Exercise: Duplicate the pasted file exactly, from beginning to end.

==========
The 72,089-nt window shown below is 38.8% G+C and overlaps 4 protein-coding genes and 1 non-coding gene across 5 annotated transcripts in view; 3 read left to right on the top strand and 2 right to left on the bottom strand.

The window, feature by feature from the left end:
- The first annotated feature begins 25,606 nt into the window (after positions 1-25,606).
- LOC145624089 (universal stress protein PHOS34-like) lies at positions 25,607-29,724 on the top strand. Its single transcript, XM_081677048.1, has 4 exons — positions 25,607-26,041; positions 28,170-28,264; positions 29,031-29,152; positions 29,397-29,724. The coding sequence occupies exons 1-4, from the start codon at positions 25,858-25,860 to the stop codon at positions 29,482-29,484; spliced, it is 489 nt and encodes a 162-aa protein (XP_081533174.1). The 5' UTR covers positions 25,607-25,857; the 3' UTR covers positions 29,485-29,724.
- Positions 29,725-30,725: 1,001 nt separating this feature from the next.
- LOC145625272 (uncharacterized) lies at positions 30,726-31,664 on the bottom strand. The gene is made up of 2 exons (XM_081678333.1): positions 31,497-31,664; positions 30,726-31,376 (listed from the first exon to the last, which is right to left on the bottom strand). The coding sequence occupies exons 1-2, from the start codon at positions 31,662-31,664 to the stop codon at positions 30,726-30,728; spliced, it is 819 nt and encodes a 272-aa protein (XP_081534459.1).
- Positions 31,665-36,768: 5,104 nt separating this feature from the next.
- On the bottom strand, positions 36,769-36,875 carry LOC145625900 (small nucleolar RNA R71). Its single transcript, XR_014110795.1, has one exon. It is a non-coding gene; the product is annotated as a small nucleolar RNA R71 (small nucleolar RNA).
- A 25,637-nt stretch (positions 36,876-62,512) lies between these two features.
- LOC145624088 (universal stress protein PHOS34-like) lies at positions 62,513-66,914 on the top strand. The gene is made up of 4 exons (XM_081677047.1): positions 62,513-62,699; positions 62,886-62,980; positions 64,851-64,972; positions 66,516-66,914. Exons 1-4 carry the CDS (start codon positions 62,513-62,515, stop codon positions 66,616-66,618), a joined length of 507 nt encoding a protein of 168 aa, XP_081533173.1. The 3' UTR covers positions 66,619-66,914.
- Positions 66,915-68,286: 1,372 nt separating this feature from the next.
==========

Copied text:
The 72,089-nt window shown below is 38.8% G+C and overlaps 4 protein-coding genes and 1 non-coding gene across 5 annotated transcripts in view; 3 read left to right on the top strand and 2 right to left on the bottom strand.

The window, feature by feature from the left end:
- The first annotated feature begins 25,606 nt into the window (after positions 1-25,606).
- LOC145624089 (universal stress protein PHOS34-like) lies at positions 25,607-29,724 on the top strand. Its single transcript, XM_081677048.1, has 4 exons — positions 25,607-26,041; positions 28,170-28,264; positions 29,031-29,152; positions 29,397-29,724. The coding sequence occupies exons 1-4, from the start codon at positions 25,858-25,860 to the stop codon at positions 29,482-29,484; spliced, it is 489 nt and encodes a 162-aa protein (XP_081533174.1). The 5' UTR covers positions 25,607-25,857; the 3' UTR covers positions 29,485-29,724.
- Positions 29,725-30,725: 1,001 nt separating this feature from the next.
- LOC145625272 (uncharacterized) lies at positions 30,726-31,664 on the bottom strand. The gene is made up of 2 exons (XM_081678333.1): positions 31,497-31,664; positions 30,726-31,376 (listed from the first exon to the last, which is right to left on the bottom strand). The coding sequence occupies exons 1-2, from the start codon at positions 31,662-31,664 to the stop codon at positions 30,726-30,728; spliced, it is 819 nt and encodes a 272-aa protein (XP_081534459.1).
- Positions 31,665-36,768: 5,104 nt separating this feature from the next.
- On the bottom strand, positions 36,769-36,875 carry LOC145625900 (small nucleolar RNA R71). Its single transcript, XR_014110795.1, has one exon. It is a non-coding gene; the product is annotated as a small nucleolar RNA R71 (small nucleolar RNA).
- A 25,637-nt stretch (positions 36,876-62,512) lies between these two features.
- LOC145624088 (universal stress protein PHOS34-like) lies at positions 62,513-66,914 on the top strand. The gene is made up of 4 exons (XM_081677047.1): positions 62,513-62,699; positions 62,886-62,980; positions 64,851-64,972; positions 66,516-66,914. Exons 1-4 carry the CDS (start codon positions 62,513-62,515, stop codon positions 66,616-66,618), a joined length of 507 nt encoding a protein of 168 aa, XP_081533173.1. The 3' UTR covers positions 66,619-66,914.
- Positions 66,915-68,286: 1,372 nt separating this feature from the next.